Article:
As a new book is released documenting the artist's 35-year career, he tells Grace Banks about using his practice to democratise political art
There was a time when Alabama-born painter Kerry James Marshall didn’t think his art was going anywhere special. Knocking around Los Angeles just after finishing art school in 1980, he describes his practice at the time as “pushing paint around”. But then a pivotal moment changed things. “I had a time of reckoning that felt like all the art history, cultural interests and political leanings that I’d always held close came together,” he says. “I needed to reset my priorities and work out what the point of making art was.” He then painted A Portrait of the Artist as a Shadow of His Former Self (1980), which, with its references to Renaissance art, Dutch 16th century painting, and the racial stereotype confronting use of African American skin painted near black, was the mission statement of what is now Marshall’s renowned oeuvre. The painting appears in the new book Kerry James Marshall by contemporary artists Charles Gaines, Laurence Rassel and Gregory Tate, the first major survey of Marshall’s 35-year career, which includes research photographs, early drawings and artist interviews with each of the authors.
Marshall has spent his career reflecting the overlooked status of African Americanhood through figurative painting. In his groundbreaking A Portrait Of, he riffs on racist stereotypes: “it’s that saying of only being able to see a black person’s teeth and white shirt, their skin is so dark,” he says. In Better Homes Better Gardens (1994), a collage format knits together the artist’s creative influences, “Giotto, Frank Stella, Miro, Matisse,” to criticise the failure of the housing project system; as a young couple walk through the Wentworth Housing Project, Chicago, Kerry uses a Renaissance-style composition to attribute them with a sense of grandeur society won’t. In Voyager (1992), he paints the real life story of a boat that was covertly taking African people to the US to be sold as slaves, and in Portrait of John Punch (Angry Black Man 1646) (2008) he brings the story of escaped slave John Punch in to the modern angry black man narrative.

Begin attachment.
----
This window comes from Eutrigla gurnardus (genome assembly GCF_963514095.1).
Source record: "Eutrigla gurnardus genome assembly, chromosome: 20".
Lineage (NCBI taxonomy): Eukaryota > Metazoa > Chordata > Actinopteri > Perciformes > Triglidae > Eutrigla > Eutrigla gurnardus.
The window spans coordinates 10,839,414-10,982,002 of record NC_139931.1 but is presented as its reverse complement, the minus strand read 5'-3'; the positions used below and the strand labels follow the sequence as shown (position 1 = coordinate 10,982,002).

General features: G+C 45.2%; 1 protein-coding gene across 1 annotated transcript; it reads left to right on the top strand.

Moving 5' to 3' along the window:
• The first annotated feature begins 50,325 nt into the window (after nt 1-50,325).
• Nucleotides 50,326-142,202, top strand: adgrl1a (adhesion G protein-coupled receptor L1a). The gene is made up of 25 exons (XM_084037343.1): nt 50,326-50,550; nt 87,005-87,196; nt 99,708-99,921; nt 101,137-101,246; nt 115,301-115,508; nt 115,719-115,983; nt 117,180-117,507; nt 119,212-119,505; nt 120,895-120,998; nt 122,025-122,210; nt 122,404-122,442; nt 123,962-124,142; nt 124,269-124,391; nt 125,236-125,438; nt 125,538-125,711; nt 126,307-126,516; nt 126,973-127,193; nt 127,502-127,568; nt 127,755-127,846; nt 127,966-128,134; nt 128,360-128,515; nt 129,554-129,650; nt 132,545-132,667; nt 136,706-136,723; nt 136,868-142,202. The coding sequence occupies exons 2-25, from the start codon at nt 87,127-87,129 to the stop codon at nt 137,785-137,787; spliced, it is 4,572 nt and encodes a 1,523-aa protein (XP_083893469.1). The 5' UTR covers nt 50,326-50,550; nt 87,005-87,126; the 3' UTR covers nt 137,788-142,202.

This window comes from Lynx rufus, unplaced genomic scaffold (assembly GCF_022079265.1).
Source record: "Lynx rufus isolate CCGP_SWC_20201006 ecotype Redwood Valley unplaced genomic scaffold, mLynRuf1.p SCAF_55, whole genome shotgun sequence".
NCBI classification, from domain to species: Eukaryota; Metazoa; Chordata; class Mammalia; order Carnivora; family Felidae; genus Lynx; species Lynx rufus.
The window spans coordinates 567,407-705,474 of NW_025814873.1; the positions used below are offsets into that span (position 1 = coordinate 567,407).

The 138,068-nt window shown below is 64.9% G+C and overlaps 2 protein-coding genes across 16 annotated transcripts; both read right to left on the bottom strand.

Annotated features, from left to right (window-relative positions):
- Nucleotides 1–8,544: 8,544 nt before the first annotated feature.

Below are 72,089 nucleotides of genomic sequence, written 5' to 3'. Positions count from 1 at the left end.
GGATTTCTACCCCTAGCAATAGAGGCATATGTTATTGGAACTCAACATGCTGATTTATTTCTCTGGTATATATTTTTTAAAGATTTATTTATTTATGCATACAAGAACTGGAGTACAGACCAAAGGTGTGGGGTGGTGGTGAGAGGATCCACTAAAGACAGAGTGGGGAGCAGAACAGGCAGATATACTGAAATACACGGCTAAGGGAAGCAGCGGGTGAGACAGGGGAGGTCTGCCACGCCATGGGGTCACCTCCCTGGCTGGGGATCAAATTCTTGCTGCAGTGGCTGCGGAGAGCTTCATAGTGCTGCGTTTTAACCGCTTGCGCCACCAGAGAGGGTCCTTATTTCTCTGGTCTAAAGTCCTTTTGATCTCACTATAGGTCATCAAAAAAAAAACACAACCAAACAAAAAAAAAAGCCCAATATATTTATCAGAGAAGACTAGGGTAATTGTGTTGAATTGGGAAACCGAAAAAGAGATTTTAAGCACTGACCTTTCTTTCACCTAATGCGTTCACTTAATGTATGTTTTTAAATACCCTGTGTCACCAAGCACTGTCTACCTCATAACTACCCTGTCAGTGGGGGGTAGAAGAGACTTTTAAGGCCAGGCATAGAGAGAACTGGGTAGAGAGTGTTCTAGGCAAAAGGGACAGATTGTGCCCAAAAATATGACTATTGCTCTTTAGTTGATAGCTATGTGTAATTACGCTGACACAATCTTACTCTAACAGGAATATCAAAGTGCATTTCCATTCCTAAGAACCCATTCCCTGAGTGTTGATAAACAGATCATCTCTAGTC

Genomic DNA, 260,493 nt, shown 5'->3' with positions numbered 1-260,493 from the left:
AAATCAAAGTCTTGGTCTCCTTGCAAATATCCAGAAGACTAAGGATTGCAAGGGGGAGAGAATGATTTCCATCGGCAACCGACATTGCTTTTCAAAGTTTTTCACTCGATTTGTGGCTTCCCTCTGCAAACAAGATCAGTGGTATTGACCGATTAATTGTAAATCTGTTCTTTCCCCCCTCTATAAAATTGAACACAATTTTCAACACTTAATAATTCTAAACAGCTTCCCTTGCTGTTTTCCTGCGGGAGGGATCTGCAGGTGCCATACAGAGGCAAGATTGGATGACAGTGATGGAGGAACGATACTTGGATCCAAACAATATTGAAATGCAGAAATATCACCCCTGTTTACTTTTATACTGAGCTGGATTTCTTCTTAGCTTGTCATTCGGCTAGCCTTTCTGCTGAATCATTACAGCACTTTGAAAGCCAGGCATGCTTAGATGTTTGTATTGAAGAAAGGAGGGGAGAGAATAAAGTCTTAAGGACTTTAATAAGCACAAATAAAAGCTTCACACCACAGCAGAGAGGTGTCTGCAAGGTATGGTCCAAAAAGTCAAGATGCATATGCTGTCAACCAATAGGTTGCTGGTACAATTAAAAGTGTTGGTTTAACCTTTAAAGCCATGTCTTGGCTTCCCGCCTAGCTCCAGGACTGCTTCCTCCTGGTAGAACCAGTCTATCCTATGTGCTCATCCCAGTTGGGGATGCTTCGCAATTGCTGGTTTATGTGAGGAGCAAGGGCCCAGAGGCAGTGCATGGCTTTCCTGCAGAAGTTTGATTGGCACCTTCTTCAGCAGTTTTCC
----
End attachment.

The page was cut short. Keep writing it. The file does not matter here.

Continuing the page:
Marshall’s currently touring retrospective Mastry opened at the same time the Black Lives Matter movement gained traction in the US, and won Marshall a new generation of politicised, die-hard fans. He says he doesn’t take the knee-jerk route of trading on disenfranchisement, “or even the disadvantage of history”, but his experience of studying art in 1970s Los Angeles and the Black Power movement of that time have influenced his work. His politics manifests itself in what he describes as “just doing it. Just showing the mundane and extraordinary of how African Americans exist in the world.” The painting Untitled Club Couple (2014) is the perfect example. A young couple sit drinking cocktails in a bar as the man prepares to propose, a happy image of African American life rarely seen in media imagery.
In an art world where artists regularly embrace lofty icon-like status, Marshall does the opposite. He uses his fame to bring the audience, many of whom are African American, closer, and democratises the nature of political art. “What I hope Mastry ends up doing is completely undermining or doing away with the notion that artists are a savant, that they do things that can’t be articulated, driven by inner turmoil they don’t have access to.” Marshall’s work creates a world free of the white agenda. “The history of political movements in the African diaspora is that the solution to the problem is never in the hands of people who are advancing the movement,” he laments. “I try and operate on my own terms.”
In the first four days of the Trump administration, Marshall drew a few social commentary comic strips, “but for me, that’s not fruitful”. He wasn’t surprised by Trump’s election win. “The US was founded as a white supremacist nation, that’s just what it is,” he states. Trump won’t impact his art, he’ll carry on as he always has: doing the work, putting the hours in. “There’s nothing more special than intellect and labour that makes painting work,” he says. “There’s no magic there, it’s information and it’s work.”
Kerry James Marshall is available now, published by Phaidon.